Fort Street approaching Ambassador Bridge on the U.S.-Canada border. Credit: Erik Paul Howard

Borders are dynamic and interdependent within a rainbow of variables. Though they present and are enforced as objective and unmoving.

It is our values, our collective imagination, our proximity and relationship one with another across time that designs, constructs and maintains our boundaries. Our dexterity in designing them can determine a community’s health.

Click to view larger photos. Left to right: The sun sets on downtown Detroit in 2019. All Saints Catholic Church undergoes demolition as part of the Gordie Howe International Bridge crossing construction along I-75 in Southwest Detroit in 2022. The former Boblo Boat, the Ste. Claire, sits docked along the Rouge River at Dix Avenue in Southwest Detroit in 2016. Photo credit: Erik Paul Howard

In spaces across Southwest Detroit, we can see people navigating and negotiating these boundaries — physical and social, inherited and designed — with varying levels of success and comfort. This is true of porches, corners and sidewalks. They hold history and development.

Boundaries are scaffolds.

They underwrite our routines and how we navigate them is critical. Living in Southwest Detroit offers a persistent decision to live within, be limited by, push against, bend, break, mold and shape boundaries.

Space is story.

On porches, in yards and through fences the access is visual, the boundary is sculpture, the currency is social, and the key is consent.

Click to view larger photo. Wrought iron, flowers and chairs adorn yards and porches across Southwest Detroit. Photo credit: Erik Paul Howard Credit: Erik Paul Howard Credit: Erik Paul Howard

Space is history and imagined futures. An ecosystem within our climate of community. Its boundaries are as much about what we let out as what we let in. It is within these layers of time and origin and orientation that Southwest Detroit’s brand of community is framed. Oh, the boundaries and borders we’ve crossed to be here, together. To be neighbors.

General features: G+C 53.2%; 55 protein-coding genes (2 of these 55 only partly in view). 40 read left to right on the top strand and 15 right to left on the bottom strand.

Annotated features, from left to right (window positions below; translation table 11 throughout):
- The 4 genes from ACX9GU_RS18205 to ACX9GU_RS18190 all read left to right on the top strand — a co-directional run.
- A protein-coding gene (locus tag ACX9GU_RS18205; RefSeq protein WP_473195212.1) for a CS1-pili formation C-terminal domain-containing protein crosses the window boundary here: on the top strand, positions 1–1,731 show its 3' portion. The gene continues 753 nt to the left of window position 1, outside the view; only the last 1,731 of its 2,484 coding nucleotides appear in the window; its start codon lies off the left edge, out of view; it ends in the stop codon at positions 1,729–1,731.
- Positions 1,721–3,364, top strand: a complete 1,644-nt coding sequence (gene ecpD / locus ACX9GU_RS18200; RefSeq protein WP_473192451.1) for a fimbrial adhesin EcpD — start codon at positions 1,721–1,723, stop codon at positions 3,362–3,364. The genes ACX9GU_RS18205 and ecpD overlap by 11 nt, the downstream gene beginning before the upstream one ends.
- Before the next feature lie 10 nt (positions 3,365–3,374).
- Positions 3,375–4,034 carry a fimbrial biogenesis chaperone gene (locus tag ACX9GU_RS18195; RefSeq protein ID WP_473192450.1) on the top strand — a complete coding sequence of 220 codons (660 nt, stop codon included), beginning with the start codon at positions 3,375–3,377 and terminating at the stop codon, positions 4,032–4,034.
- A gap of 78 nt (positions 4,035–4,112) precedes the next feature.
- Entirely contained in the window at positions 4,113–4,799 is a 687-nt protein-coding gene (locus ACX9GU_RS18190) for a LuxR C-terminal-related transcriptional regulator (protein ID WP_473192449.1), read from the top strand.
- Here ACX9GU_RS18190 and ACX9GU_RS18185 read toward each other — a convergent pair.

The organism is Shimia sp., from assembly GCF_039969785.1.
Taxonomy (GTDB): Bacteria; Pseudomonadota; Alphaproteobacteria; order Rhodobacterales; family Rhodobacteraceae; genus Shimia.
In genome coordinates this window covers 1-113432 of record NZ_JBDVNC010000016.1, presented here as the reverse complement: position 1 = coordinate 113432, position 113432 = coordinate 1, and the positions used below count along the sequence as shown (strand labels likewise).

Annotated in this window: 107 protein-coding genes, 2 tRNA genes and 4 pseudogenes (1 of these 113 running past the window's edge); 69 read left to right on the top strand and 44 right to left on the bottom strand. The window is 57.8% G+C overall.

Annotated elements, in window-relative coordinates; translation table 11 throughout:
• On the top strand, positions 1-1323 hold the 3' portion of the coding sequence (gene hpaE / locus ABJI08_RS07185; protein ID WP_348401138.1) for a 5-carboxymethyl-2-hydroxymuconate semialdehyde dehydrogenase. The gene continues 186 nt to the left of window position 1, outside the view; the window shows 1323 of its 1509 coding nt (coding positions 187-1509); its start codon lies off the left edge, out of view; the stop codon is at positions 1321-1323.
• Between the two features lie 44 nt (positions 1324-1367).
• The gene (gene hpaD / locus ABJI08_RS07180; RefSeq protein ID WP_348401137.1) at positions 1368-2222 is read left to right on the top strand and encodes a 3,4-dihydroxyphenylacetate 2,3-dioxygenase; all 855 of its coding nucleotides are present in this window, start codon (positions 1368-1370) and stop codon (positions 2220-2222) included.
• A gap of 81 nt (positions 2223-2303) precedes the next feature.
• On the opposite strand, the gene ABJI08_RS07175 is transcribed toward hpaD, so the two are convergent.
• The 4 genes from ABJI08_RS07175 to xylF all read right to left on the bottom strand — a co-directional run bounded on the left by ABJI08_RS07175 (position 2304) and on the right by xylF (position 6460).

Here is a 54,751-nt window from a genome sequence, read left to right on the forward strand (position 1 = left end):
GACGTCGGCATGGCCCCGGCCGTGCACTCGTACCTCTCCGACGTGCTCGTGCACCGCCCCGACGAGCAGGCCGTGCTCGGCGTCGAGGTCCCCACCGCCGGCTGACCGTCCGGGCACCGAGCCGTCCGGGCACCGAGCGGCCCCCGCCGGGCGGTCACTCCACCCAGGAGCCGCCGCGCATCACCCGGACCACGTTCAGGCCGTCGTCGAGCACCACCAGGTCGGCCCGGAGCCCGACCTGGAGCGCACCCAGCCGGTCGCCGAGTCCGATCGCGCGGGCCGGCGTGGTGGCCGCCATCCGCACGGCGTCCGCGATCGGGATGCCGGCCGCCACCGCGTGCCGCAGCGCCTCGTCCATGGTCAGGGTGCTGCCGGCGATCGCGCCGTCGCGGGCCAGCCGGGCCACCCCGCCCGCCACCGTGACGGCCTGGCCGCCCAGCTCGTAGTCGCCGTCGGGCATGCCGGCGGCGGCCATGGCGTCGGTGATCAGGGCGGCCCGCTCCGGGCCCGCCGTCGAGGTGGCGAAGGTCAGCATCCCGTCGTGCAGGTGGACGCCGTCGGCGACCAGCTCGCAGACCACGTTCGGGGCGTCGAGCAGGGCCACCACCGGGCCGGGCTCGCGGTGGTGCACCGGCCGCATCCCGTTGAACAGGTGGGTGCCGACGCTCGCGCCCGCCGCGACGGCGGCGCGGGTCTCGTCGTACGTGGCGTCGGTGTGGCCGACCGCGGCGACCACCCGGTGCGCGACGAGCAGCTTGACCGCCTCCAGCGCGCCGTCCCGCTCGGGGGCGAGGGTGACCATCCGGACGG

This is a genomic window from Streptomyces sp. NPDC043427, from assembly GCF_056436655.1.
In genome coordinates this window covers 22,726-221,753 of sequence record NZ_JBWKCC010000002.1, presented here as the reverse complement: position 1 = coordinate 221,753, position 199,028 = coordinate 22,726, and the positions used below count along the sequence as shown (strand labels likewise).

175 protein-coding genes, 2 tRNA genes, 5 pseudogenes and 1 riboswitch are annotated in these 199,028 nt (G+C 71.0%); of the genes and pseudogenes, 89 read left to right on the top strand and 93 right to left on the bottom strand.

Click to view larger photos. Left to right: Layers of paint from over the years are revealed after being removed from a garage door to be repurposed into jewelry. A mural installation on Elsmere along The Alley Project honors artist Jordan “Tead” Vaughn in 2017. Grass provides a buffer as it rolls from the road into the pond at Woodmere Cemetery in Southwest Detroit in 2021. Photo credit: Erik Paul Howard

In community we consider our boundaries with our heads and decorate them with our hearts. Sometimes this offers a warm embrace, other times a warning. While design is a language that we don’t all speak, it is often intuitive to read.

Click to view larger photos. Families pray, play, and prepare food inside their homes in Southwest Detroit. Photo credit: Erik Paul Howard
Click to view larger photos. Residents display symbols of national identity and pride in their yards and public spaces around the community. Photo credit: Erik Paul Howard

Erik Paul Howard is a photographer living in Southwest Detroit, finding his truest self while immersed in discussion, relationship, reading and creating that centers collective imagining of our futures. These days, this is pushed along by the works of Ben Okri, Arlene Goldbard, adrienne maree brown and Michael Karlberg. Reach Erik at erikpaulhoward@gmail.com or on social media @erikpaulhoward.